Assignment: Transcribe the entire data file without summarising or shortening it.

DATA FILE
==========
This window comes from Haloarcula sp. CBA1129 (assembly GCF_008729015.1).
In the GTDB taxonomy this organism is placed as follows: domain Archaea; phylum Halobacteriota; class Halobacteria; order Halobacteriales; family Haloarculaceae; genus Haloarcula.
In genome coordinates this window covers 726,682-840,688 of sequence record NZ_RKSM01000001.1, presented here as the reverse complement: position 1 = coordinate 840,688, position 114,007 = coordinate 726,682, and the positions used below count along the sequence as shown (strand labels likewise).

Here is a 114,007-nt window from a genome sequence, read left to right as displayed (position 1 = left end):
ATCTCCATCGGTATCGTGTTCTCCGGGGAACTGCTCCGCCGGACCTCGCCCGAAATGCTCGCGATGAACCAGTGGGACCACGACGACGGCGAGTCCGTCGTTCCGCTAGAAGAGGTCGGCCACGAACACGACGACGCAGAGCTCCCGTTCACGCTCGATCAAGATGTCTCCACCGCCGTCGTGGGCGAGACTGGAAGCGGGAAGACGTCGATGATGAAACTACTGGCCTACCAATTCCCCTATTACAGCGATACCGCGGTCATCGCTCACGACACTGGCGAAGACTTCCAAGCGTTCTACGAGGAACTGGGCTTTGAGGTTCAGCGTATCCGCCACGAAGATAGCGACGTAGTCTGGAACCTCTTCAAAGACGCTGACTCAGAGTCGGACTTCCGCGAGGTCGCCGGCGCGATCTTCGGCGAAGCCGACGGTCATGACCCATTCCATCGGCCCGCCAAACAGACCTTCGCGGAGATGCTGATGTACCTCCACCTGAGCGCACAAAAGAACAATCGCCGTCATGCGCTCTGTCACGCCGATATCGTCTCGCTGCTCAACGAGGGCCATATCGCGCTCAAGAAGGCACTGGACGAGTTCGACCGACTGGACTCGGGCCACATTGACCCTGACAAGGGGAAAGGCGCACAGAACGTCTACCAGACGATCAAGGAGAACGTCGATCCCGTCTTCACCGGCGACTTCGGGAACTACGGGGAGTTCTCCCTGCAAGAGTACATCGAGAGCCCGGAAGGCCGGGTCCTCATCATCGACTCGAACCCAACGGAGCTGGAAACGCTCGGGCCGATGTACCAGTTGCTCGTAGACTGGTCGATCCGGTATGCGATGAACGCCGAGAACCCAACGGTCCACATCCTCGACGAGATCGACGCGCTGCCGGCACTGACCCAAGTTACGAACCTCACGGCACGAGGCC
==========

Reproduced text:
This window comes from Haloarcula sp. CBA1129 (assembly GCF_008729015.1).
In the GTDB taxonomy this organism is placed as follows: domain Archaea; phylum Halobacteriota; class Halobacteria; order Halobacteriales; family Haloarculaceae; genus Haloarcula.
In genome coordinates this window covers 726,682-840,688 of sequence record NZ_RKSM01000001.1, presented here as the reverse complement: position 1 = coordinate 840,688, position 114,007 = coordinate 726,682, and the positions used below count along the sequence as shown (strand labels likewise).

Here is a 114,007-nt window from a genome sequence, read left to right as displayed (position 1 = left end):
ATCTCCATCGGTATCGTGTTCTCCGGGGAACTGCTCCGCCGGACCTCGCCCGAAATGCTCGCGATGAACCAGTGGGACCACGACGACGGCGAGTCCGTCGTTCCGCTAGAAGAGGTCGGCCACGAACACGACGACGCAGAGCTCCCGTTCACGCTCGATCAAGATGTCTCCACCGCCGTCGTGGGCGAGACTGGAAGCGGGAAGACGTCGATGATGAAACTACTGGCCTACCAATTCCCCTATTACAGCGATACCGCGGTCATCGCTCACGACACTGGCGAAGACTTCCAAGCGTTCTACGAGGAACTGGGCTTTGAGGTTCAGCGTATCCGCCACGAAGATAGCGACGTAGTCTGGAACCTCTTCAAAGACGCTGACTCAGAGTCGGACTTCCGCGAGGTCGCCGGCGCGATCTTCGGCGAAGCCGACGGTCATGACCCATTCCATCGGCCCGCCAAACAGACCTTCGCGGAGATGCTGATGTACCTCCACCTGAGCGCACAAAAGAACAATCGCCGTCATGCGCTCTGTCACGCCGATATCGTCTCGCTGCTCAACGAGGGCCATATCGCGCTCAAGAAGGCACTGGACGAGTTCGACCGACTGGACTCGGGCCACATTGACCCTGACAAGGGGAAAGGCGCACAGAACGTCTACCAGACGATCAAGGAGAACGTCGATCCCGTCTTCACCGGCGACTTCGGGAACTACGGGGAGTTCTCCCTGCAAGAGTACATCGAGAGCCCGGAAGGCCGGGTCCTCATCATCGACTCGAACCCAACGGAGCTGGAAACGCTCGGGCCGATGTACCAGTTGCTCGTAGACTGGTCGATCCGGTATGCGATGAACGCCGAGAACCCAACGGTCCACATCCTCGACGAGATCGACGCGCTGCCGGCACTGACCCAAGTTACGAACCTCACGGCACGAGGCC